Study confirms the early role of protein tau in the development of Alzheimer’s disease in a mouse model

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The Centre for Dementia Prevention Basic Science domain studies the early development of neurodegenerative disease. In a new publication Eleanor Pickett (pictured below) and colleagues looked at a protein called tau and the role of tau tangles in the very earliest stages of Alzheimer’s disease development on a mouse model. The authors highlight the importance of boosting the natural immune system to prevent the disease development.

Alzheimer’s disease is the most common cause of dementia and is characterised by progressive memory loss. Memory is made possible by the ability of synapses – tiny connections between brain cells that adapt to environmental inputs to the brain. In Alzheimer’s disease these connections are lost, which means the brain cells can no longer communicate with each other effectively and this is believed to underpin the symptoms of dementia.

Two proteins, called amyloid-beta and tau, have been implicated in the loss of these synapses. As the disease progresses, these proteins change and build up in the brain to form structures termed amyloid-beta plaques and tau tangles – the two hallmarks of Alzheimer’s disease.

Abnormal tau protein initially begins to clump together into tangles in areas of the brain that are important for memory. These tangles then spread throughout the brain as symptoms progress. How this protein spreads has yet to be determined, however one potential route is via the breakdown of synapses, which release tau towards the next cell. To test whether the collapse of synapses is necessary for tau to advance throughout the brain, the authors of the paper developed a mouse model that mimics the spread of this protein. It was found that abnormal tau spreads between brain cells before synapses are lost. The findings suggest that the spread of tau begins very early in the disease process before synapses break down and therefore supports the evolving therapeutic approach of trying to prevent the spread of tau by using immunotherapies and focusing research efforts on the prevention of the disease progressing into symptomatic dementia.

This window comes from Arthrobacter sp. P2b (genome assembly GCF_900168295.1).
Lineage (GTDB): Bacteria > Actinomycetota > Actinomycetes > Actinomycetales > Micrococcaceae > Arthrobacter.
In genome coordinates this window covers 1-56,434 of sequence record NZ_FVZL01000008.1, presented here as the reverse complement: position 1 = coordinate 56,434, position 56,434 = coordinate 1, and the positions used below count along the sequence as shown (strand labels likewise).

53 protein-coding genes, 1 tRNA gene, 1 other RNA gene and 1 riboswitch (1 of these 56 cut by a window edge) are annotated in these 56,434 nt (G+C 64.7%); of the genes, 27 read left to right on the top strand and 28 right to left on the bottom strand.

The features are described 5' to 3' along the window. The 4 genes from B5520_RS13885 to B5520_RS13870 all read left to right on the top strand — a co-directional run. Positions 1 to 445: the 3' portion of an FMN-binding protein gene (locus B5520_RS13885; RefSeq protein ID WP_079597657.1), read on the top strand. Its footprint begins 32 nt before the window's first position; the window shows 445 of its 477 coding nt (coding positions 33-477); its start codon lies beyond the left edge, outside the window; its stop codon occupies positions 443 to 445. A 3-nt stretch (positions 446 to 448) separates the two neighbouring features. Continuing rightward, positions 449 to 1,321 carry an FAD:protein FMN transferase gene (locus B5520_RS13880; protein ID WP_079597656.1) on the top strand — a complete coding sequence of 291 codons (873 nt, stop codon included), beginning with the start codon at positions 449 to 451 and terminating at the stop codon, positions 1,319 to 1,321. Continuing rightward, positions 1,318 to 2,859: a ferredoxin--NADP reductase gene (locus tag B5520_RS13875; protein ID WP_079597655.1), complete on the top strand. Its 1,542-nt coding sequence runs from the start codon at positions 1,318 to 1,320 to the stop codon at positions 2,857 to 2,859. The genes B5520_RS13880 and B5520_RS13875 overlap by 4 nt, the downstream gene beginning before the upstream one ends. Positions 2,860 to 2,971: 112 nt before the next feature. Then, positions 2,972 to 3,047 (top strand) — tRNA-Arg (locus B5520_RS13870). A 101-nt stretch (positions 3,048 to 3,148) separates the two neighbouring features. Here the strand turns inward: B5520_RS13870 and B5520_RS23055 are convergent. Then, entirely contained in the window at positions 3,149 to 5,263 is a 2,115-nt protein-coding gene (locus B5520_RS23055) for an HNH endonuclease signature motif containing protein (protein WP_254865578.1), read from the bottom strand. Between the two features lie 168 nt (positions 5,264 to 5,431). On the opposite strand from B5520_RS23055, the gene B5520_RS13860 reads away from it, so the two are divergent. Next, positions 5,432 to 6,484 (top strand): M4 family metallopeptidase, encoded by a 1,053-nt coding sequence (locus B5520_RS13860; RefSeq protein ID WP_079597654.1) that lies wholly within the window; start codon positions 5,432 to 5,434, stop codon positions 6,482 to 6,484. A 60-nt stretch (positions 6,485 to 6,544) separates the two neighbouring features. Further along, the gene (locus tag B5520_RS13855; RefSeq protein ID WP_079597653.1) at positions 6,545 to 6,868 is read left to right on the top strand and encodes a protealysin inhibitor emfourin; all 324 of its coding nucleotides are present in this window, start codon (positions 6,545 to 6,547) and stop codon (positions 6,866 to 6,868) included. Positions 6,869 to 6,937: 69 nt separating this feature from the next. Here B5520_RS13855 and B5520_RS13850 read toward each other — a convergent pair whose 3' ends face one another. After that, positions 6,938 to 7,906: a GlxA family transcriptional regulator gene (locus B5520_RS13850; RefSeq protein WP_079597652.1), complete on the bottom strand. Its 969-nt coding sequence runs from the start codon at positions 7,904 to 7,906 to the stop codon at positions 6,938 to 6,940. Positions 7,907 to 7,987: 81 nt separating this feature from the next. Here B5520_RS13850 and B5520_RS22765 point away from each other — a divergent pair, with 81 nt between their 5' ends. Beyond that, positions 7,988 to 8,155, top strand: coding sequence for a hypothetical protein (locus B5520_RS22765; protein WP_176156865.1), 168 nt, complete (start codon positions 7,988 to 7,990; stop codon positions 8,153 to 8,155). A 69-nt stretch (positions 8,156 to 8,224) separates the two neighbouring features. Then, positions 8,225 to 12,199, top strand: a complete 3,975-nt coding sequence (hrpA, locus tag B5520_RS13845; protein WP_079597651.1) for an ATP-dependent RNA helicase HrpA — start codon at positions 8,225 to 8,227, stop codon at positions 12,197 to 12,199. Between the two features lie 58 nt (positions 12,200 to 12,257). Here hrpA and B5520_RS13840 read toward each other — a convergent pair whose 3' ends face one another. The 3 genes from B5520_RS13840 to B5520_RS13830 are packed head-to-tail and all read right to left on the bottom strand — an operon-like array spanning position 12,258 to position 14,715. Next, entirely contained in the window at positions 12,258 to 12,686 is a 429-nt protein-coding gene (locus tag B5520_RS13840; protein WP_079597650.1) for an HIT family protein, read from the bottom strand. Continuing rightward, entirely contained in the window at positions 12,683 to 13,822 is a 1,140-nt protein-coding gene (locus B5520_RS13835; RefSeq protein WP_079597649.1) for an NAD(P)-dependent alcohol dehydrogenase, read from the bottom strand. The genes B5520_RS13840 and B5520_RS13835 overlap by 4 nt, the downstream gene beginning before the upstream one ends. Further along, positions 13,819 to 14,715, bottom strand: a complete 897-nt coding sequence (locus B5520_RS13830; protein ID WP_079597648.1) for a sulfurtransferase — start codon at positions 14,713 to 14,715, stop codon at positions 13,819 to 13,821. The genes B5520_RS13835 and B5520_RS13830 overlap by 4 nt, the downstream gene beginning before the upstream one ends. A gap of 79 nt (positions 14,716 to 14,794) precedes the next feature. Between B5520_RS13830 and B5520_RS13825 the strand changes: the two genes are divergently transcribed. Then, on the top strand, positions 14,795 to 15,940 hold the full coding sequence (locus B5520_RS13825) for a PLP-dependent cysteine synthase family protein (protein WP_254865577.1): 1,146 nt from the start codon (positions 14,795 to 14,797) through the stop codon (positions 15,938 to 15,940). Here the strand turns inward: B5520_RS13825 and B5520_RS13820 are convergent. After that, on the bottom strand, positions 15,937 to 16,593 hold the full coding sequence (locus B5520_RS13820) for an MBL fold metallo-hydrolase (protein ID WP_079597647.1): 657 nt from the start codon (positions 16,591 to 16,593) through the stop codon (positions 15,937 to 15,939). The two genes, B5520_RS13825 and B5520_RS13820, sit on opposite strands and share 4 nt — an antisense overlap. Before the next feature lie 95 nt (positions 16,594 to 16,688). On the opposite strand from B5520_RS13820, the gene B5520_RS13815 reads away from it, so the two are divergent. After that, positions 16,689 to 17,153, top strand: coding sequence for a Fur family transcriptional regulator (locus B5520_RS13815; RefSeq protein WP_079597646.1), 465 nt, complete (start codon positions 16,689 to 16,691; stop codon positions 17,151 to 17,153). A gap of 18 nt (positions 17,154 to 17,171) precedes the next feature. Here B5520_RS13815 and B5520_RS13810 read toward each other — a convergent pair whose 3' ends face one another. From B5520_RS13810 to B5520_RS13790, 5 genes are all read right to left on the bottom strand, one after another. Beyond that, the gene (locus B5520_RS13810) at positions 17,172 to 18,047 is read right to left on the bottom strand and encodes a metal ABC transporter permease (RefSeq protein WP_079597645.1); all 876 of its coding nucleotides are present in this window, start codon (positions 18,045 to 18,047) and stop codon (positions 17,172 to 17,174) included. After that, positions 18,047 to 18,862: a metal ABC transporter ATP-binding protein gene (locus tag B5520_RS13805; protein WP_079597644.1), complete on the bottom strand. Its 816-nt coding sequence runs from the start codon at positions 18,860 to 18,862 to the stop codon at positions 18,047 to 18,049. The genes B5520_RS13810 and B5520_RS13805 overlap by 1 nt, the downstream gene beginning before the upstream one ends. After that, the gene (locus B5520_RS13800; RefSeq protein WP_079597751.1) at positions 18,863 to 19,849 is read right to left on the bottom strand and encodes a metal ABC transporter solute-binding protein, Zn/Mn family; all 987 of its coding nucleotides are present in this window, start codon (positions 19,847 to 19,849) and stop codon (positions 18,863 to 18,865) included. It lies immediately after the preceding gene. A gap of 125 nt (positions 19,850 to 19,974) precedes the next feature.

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Pickett E.K, Henstridge C.M, Allison E, Pitstick, R., Pooler, A., Wegmann, S., Carlson, G., Hyman, B.T., Spires-Jones, T.L. (2017). Spread of tau down neural circuits precedes synapse and neuronal loss in the rTgTauEC mouse model of early Alzheimer’s disease. Synapse.